Barack Obama Comments On Rush Limbaugh, The 'War On Women'
President Barack Obama weighed in on what many have characterized as the "War on Women" in a press conference Tuesday, criticizing Rush Limbaugh for his incendiary comments about Sandra Fluke and speculating about which issues will matter to women in the 2012 elections.
Asked whether he believed Limbaugh's apology to Fluke, made after a number of advertisers had already severed ties with his show, was sincere, Obama said he wasn't going to comment on the "economics and politics" of the situation. But he did take a minute to explain why Limbaugh's comments struck a very personal chord for him as a father of two daughters.
"I don't know what's in Rush Limbaugh's heart, so I'm not going to comment on the sincerity of his apology," Obama said. "What I can comment on is the fact that all decent folks can agree on, that the remarks that were made don't have any place in the public discourse. And the reason I called [Fluke] is because I thought about Malia and Sasha, and one of the things I want them to do as they get older is to engage in issues they care about--even ones I may not agree with them on. I want them to be able to speak their mind in a civil and thoughtful way, and I don't want them attacked or called horrible names because they are being good citizens."
Obama said he called Fluke personally on Friday because he wanted to thank her for having the courage to speak out, but also to send a message to all young people that they shouldn't be intimidated by Limbaugh's incendiary remarks and discouraged from taking a stand on issues that are important to them.
"I wanted Sandra to know that I thought her parents should be proud of her and that we want to send a message to all our young people that being part of a democracy involves argument and disagreements and debate," he said. "We want you to be engaged, and there is a way to do it that doesn't involve you being demeaned and insulted."
Limbaugh's comments sparked an enormous controversy partly because of the way in which they fit into a larger political narrative currently unfolding, as primarily Republican legislators in multiple states push legislation targeting women's access to abortion and contraception. The women's vote was a huge part of Obama's win in 2008, and many have speculated that the politicization of contraception and other women's issues will give him the same voter boost in 2012.
When asked about the so-called "War on Women" and whether it will help him and the Democrats in the next election, Obama stressed the fact that women are not going to be single-issue voters, but added that Democrats "have a better story to tell."
Women are going to make up their own minds in this election about who is advancing the issues they care most deeply about. One of the things I've learned being married to Michelle is I don't need to tell her what it is she thinks is important, and there are millions of strong women around the country who are going to make their own determination about a whole range of issues. It's not going to be narrowly focused just on contraception, it's not going to be driven by one statement by one radio announcer. It's going to be driven by their view of what's most likely to make sure they can help support their families, make their mortgage payments, who's got a plan to ensure that middle class families are secure over the long term, what's most likely to result in their kids being able to get the education they need to compete, and I believe that Democrats have a better story to tell to women about how we are going to solidify the middle class and grow this economy, make sure everybody has a fair shot, everybody is doing their fair share, and we got a fair set of rules of the road everybody has to follow. So I'm not somebody who believes that women will be single-issue voters, they never have been. But I do think we have a strong story to tell when it comes to women.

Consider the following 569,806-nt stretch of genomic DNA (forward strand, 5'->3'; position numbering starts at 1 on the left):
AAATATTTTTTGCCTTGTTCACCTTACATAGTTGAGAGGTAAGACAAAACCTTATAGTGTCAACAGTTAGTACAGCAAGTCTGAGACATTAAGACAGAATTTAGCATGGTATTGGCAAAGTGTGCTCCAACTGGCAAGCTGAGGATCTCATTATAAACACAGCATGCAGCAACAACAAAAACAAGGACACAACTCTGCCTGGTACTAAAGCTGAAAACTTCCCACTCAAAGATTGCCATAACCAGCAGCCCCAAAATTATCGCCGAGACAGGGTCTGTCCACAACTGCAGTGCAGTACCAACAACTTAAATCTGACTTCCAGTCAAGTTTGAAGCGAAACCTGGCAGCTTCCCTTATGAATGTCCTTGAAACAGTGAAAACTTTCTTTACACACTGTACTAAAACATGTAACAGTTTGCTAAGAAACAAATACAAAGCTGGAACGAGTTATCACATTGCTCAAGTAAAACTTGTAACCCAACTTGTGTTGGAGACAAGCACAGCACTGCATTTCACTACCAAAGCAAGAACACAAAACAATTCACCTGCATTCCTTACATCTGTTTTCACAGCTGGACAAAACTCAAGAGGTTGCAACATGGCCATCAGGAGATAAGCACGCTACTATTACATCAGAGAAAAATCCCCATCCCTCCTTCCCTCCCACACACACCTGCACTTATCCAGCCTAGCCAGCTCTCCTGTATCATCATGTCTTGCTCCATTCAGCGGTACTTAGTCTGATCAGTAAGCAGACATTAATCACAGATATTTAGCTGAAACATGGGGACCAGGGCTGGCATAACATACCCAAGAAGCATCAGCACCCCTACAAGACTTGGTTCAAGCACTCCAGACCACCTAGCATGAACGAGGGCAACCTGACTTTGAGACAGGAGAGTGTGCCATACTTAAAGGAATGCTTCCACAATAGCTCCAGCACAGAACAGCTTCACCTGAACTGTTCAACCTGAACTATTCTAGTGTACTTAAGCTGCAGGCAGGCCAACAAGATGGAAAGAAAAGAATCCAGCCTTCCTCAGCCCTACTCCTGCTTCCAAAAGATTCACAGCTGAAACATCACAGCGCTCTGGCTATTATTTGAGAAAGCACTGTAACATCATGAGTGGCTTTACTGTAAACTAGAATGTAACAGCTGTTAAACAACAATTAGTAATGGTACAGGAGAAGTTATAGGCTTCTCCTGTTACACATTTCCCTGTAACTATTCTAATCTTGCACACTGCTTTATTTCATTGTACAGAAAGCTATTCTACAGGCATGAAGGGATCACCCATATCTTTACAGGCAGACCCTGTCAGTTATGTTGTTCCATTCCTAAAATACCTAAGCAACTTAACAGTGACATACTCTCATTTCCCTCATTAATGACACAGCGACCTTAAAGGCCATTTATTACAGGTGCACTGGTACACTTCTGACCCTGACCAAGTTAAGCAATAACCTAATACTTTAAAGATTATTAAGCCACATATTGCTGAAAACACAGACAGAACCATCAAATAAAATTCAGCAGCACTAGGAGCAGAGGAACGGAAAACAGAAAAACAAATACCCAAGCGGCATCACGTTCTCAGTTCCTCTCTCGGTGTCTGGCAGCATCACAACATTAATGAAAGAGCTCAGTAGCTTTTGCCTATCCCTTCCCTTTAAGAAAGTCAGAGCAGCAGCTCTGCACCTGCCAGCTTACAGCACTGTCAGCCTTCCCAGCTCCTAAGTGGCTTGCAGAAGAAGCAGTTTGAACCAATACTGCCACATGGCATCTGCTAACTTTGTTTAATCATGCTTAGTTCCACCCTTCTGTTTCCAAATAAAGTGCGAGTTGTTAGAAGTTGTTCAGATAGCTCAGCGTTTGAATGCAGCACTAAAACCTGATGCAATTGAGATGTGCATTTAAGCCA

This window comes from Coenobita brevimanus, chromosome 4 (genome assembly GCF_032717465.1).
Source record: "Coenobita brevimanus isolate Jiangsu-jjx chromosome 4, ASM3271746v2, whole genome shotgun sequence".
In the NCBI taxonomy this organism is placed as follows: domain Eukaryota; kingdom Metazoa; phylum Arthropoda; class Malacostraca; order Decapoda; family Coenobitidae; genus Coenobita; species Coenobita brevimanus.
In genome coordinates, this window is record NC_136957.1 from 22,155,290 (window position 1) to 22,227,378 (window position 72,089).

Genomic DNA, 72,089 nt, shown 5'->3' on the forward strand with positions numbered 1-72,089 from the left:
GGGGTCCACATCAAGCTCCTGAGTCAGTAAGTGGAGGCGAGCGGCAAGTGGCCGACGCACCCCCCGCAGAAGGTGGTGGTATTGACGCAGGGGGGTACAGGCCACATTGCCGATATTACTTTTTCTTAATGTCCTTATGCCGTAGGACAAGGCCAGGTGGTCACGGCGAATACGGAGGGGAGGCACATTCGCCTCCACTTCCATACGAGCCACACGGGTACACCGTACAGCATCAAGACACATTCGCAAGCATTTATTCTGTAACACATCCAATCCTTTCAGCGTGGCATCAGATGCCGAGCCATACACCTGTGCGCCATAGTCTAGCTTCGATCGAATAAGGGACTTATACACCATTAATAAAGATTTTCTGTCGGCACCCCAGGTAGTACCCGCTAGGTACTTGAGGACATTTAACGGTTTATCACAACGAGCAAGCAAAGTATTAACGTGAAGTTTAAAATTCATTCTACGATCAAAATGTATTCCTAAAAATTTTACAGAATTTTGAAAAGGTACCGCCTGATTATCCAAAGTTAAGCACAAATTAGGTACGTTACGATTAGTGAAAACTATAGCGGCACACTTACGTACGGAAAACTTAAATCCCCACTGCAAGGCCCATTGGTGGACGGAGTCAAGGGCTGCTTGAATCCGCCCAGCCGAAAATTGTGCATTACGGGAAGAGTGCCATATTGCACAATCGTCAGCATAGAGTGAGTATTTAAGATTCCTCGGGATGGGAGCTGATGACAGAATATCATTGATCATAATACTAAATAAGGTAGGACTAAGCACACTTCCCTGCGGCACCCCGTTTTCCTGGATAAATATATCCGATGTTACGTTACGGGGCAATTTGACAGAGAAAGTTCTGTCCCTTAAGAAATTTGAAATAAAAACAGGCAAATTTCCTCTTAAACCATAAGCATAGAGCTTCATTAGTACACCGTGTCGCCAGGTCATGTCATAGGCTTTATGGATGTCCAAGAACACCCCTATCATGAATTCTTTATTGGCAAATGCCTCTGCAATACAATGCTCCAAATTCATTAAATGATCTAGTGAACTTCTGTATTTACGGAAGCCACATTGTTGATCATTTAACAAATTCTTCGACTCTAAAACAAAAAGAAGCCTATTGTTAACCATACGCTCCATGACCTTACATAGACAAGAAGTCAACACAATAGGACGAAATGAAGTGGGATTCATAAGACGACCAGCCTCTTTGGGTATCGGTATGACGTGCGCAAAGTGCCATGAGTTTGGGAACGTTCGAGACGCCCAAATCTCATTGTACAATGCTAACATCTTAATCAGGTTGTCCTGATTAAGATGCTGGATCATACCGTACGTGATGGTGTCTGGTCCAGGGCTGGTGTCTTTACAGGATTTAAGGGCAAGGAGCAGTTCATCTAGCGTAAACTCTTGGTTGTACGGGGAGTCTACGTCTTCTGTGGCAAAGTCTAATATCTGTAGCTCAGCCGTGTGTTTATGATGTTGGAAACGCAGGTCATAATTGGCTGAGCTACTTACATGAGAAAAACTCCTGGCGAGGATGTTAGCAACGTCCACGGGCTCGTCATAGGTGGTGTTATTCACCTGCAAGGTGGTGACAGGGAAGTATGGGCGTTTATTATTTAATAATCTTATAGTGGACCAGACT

Moment's after Obama made his comments, former Alaska Gov. Sarah Palin (R) fired back with a Facebook post calling attention to "Real Time" host Bill Maher's donation to an Obama-allied super PAC. Maher has made several gender-based verbal attacks against Palin and Rep. Michele Bachmann (R-Minn.) during his stand-up comedy routines.
"Pres. Obama says he called Sandra Fluke because of his daughters," Palin wrote. "For the sake of everyone's daughter, why doesn't his super PAC return the $1 million he got from a rabid misogynist?'